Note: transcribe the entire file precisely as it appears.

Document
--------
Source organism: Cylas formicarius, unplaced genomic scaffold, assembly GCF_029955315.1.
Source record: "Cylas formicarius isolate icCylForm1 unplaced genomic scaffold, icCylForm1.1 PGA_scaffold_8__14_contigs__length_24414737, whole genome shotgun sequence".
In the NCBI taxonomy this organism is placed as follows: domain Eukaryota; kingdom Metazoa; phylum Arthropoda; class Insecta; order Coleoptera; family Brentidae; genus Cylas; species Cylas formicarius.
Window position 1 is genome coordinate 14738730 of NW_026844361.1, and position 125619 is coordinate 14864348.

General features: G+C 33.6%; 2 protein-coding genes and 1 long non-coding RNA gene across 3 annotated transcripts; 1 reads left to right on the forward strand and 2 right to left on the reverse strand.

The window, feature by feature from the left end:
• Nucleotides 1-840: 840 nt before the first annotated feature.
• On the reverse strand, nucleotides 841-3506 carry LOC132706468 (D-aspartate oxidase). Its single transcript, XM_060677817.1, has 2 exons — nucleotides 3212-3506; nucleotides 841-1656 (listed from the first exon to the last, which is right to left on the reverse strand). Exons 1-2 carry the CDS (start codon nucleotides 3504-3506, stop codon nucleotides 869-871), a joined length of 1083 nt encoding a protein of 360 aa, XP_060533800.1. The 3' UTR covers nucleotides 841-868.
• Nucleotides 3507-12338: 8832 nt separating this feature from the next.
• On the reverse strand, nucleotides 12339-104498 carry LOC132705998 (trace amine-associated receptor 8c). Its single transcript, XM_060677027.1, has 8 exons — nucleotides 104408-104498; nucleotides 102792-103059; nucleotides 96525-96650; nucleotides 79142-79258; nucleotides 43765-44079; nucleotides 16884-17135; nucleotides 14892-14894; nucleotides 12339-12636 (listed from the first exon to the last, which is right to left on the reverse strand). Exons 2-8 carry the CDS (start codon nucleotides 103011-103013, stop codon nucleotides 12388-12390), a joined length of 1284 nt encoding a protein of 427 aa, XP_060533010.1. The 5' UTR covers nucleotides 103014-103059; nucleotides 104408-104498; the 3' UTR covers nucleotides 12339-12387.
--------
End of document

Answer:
Source organism: Cylas formicarius, unplaced genomic scaffold, assembly GCF_029955315.1.
Source record: "Cylas formicarius isolate icCylForm1 unplaced genomic scaffold, icCylForm1.1 PGA_scaffold_8__14_contigs__length_24414737, whole genome shotgun sequence".
In the NCBI taxonomy this organism is placed as follows: domain Eukaryota; kingdom Metazoa; phylum Arthropoda; class Insecta; order Coleoptera; family Brentidae; genus Cylas; species Cylas formicarius.
Window position 1 is genome coordinate 14738730 of NW_026844361.1, and position 125619 is coordinate 14864348.

General features: G+C 33.6%; 2 protein-coding genes and 1 long non-coding RNA gene across 3 annotated transcripts; 1 reads left to right on the forward strand and 2 right to left on the reverse strand.

The window, feature by feature from the left end:
• Nucleotides 1-840: 840 nt before the first annotated feature.
• On the reverse strand, nucleotides 841-3506 carry LOC132706468 (D-aspartate oxidase). Its single transcript, XM_060677817.1, has 2 exons — nucleotides 3212-3506; nucleotides 841-1656 (listed from the first exon to the last, which is right to left on the reverse strand). Exons 1-2 carry the CDS (start codon nucleotides 3504-3506, stop codon nucleotides 869-871), a joined length of 1083 nt encoding a protein of 360 aa, XP_060533800.1. The 3' UTR covers nucleotides 841-868.
• Nucleotides 3507-12338: 8832 nt separating this feature from the next.
• On the reverse strand, nucleotides 12339-104498 carry LOC132705998 (trace amine-associated receptor 8c). Its single transcript, XM_060677027.1, has 8 exons — nucleotides 104408-104498; nucleotides 102792-103059; nucleotides 96525-96650; nucleotides 79142-79258; nucleotides 43765-44079; nucleotides 16884-17135; nucleotides 14892-14894; nucleotides 12339-12636 (listed from the first exon to the last, which is right to left on the reverse strand). Exons 2-8 carry the CDS (start codon nucleotides 103011-103013, stop codon nucleotides 12388-12390), a joined length of 1284 nt encoding a protein of 427 aa, XP_060533010.1. The 5' UTR covers nucleotides 103014-103059; nucleotides 104408-104498; the 3' UTR covers nucleotides 12339-12387.